At the Movies: Winebroing with Somm (2012)
Taking another break from drinking this week, so I went back to wine-related media. This week I watched Somm (2012), a documentary about four candidates for the Master Sommelier (M.S.) exam. It’s the hardest examination in the wine world. At the beginning of the film, they note that in 40 years, there have only been 170 Master Sommeliers ever. This exclusivity can throw open the doors to lucrative paths of employment and teaching.
One of the obvious things you’ll notice is how overwhelmingly male this world is. The four candidates we follow — Ian, Dustin, Brian, and DLynn — are all male. Only two women are interviewed for their expertise, among at least six or eight men. One other exam candidate is a woman, but I can’t remember her speaking on camera. Wives and girlfriends of the candidates are included, mostly for eye-rolling or “oh well, what are you going to do” interviews where they talk about how tough it is to have a partner who’s studying wine terminology 10 hours a day. Brian’s wife mentions how she has to clean up the spit bucket after her husband and his friends spend a night tasting.
It’s also a very white world. DLynn is the sole Black person in the film. There is one Asian gentleman who runs practice tastings for three of the candidates. Everyone else is white. In a scene where a group of students get together to quiz each other on tastings, DLynn is at the table, but he barely speaks. The scenes with practice tastings, DLynn is nowhere to be found. It’s just Ian, Dustin, and Brian. Brian mentions how the three of them – “Dustin, Ian, and me” – are super tight. What about DLynn? Part of this might be because he seems to live in Dallas (where the exam is held), and the other three all live in and around San Francisco, but this is never clarified or even commented on. While we spend some time with the other three’s partners, we never hear about DLynn’s family. He appears to be wearing a wedding band, and in a brief scene in his apartment, there’s a framed photo of him and a pretty lady. His wife? Girlfriend? No idea. Maybe he and his partner just didn’t want to participate more than he already was, but it comes across as a very strange omission.
Not only is it very white and male, it’s super bro-y. Brian says that many of the guys he knows who got into wine are also very into competitive sports. Fred Dame, the first American to pass all three phases of the M.S. his first time in 1984, is hailed as a genius. But his teaching methods are rude and pushy. Even one of the wives notes that they can be “self absorbed egomaniacs.” Reminds me of the guys from Sour Grapes who pick at each other for drinking inferior vintages. Fun guys.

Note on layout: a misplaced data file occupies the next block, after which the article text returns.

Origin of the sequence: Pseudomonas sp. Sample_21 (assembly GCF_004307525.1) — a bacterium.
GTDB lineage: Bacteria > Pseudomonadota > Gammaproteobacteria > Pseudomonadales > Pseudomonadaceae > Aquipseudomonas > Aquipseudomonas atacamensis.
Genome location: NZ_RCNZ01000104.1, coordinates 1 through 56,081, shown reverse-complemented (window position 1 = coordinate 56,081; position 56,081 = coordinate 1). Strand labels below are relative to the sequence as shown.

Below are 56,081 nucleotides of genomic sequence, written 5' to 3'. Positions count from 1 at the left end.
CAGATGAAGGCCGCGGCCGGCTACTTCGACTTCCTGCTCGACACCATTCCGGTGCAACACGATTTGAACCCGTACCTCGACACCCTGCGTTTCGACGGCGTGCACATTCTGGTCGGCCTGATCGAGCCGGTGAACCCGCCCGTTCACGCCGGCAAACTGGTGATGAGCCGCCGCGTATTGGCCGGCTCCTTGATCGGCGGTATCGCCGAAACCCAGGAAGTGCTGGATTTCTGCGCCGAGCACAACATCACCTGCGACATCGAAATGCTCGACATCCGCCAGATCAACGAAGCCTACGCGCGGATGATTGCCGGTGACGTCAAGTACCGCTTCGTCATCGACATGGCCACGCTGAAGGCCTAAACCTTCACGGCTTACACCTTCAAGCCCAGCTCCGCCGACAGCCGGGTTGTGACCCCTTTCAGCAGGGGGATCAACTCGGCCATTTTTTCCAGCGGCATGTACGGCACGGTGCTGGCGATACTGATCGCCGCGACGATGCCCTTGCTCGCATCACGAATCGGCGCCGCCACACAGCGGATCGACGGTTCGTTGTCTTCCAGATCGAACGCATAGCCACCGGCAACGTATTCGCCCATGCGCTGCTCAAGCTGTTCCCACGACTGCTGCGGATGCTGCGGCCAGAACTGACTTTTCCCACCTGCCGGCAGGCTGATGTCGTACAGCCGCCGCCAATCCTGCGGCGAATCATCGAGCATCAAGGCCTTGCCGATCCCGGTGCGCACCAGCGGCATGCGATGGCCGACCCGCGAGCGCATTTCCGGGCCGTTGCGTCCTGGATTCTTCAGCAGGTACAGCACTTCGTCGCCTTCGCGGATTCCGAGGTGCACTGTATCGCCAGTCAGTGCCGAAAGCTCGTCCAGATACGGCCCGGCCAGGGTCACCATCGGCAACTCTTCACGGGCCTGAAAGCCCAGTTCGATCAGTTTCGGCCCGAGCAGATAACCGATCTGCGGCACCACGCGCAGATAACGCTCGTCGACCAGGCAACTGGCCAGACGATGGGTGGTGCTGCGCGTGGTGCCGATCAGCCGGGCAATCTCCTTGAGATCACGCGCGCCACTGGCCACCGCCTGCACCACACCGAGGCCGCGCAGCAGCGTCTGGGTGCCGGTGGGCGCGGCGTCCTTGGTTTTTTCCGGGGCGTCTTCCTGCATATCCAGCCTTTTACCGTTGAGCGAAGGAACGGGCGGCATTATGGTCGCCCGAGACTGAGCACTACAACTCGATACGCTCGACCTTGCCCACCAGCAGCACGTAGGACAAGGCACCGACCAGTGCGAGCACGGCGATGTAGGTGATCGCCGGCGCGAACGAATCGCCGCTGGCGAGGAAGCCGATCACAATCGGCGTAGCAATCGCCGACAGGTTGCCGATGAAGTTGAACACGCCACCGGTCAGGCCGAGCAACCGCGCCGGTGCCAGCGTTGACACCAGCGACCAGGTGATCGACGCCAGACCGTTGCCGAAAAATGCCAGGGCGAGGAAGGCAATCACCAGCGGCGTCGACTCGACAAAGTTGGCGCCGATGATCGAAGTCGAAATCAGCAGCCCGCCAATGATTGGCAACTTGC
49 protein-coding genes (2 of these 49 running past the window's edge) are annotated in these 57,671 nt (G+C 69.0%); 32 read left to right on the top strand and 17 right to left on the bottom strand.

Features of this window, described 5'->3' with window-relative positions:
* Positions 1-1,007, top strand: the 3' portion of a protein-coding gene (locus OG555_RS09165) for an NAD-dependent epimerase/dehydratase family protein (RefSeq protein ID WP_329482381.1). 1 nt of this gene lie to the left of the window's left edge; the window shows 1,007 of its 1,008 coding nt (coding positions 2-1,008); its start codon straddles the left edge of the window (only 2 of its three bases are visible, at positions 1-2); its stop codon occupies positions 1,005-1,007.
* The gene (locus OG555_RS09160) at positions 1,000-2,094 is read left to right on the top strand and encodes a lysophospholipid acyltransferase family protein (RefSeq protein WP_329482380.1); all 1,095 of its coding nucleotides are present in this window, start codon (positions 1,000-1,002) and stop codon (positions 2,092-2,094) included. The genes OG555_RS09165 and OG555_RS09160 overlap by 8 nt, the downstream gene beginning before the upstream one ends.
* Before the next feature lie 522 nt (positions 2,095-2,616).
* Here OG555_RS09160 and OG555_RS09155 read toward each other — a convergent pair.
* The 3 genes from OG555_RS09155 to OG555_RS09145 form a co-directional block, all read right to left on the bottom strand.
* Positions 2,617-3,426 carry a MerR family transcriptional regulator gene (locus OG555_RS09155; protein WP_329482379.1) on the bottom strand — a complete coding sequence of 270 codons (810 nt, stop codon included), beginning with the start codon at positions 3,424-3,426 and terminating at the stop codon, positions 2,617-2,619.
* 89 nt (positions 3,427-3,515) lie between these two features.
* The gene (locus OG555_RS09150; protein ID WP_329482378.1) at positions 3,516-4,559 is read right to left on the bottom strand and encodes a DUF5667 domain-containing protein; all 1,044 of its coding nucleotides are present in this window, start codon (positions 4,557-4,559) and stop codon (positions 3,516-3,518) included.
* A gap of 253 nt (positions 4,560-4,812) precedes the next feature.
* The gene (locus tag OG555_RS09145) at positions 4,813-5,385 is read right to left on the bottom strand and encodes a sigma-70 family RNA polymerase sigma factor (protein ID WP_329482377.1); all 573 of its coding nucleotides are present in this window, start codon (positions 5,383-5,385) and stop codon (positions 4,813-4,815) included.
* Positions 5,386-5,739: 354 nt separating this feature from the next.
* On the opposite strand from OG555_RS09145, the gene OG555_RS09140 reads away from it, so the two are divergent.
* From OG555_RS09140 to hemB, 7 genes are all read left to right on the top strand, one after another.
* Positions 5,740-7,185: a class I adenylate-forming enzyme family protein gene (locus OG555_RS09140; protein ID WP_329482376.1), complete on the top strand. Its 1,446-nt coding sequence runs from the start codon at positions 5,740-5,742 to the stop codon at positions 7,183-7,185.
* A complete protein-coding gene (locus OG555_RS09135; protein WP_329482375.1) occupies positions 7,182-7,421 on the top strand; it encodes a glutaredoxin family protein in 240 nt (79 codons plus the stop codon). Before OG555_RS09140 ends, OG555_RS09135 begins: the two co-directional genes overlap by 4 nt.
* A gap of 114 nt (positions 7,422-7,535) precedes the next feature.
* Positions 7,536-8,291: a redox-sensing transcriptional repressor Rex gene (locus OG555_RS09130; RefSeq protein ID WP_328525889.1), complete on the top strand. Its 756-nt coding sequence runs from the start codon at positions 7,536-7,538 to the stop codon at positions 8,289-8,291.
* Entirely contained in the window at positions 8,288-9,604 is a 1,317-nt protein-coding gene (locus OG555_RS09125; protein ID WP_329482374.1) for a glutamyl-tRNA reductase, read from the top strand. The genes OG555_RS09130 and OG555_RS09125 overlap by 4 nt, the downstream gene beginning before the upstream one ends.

Lots of time is spent showing how much studying is involved. Flash cards are an integral part of the process, as a third of the exam focuses on theory: grape varietals, international wine laws and regulations, and other minutiae. Ian stays up three hours late into the night to run flash cards and trace wine region maps. Dustin runs flash cards in the grocery store. Ian runs them while driving (um, that doesn’t seem safe).
It’s never discussed how expensive all this is. According to the M.S. website, the fee just to take the exam costs almost $1,000, plus you have to pay for travel to the site. There’s no mention of how much all this wine tasting (and spitting) costs, but if you’re going to learn about Hungarian tokaji to the point where you can identify it in a blind tasting, you gotta drink a lot of it, and a lot of other wine. Admittedly the M.S. exams are intended for professionals. This article nicely explains the difference between Wine and Spirits Education Trust (WSET) vs the Court of Master Sommeliers. If I wanted to enhance my knowledge as a writer or even just a consumer, I might check out the WSET Level I. If I were already a wine professional and I wanted to advance, I might consider the M.S. But either way, studying and consuming at this level ain't cheap.
The testing itself takes up about the last half hour of the film. I was kind of sick of these wine bros by then, but I was committed to seeing it through. During the exam is when the main characters become more sympathetic. After the Practical Tasting phase, they meet up with their buddies and try to figure out if they got it right or not. (It’s never mentioned whether every test-taker gets the exact same six wines.) “You said albariño? God, I said chenin blanc!” I found myself starting to soften towards them. (DLynn debriefs to the camera, alone, not with the other wine bros. Huh. Weird.)
Brian is probably my favorite wine bro. He seems to be the most well-rounded of the group. He has a funny scene where he’s playing guitar and making up lyrics to Pearl Jam songs by faking a decent Vedder-esque growl. He gets a nice moment where he talks about how he really wants to succeed for his wife, that he knows his work for the exam has deprived her of a normal life, and he just wants to “be a husband.” That was nice. Almost Valentinesy. But dude, god, clean up your spit bucket.
While the film warmed me up a bit towards the end, the glaring gender and racial imbalances distracted me for a significant and annoying chunk of time. You won’t learn much about wine, or how to sign up for the exam. If the troubles of some young white guys speed-talking their way through tastings sounds like fun, please do enjoy.
Somm is available in the U.S. on Hulu.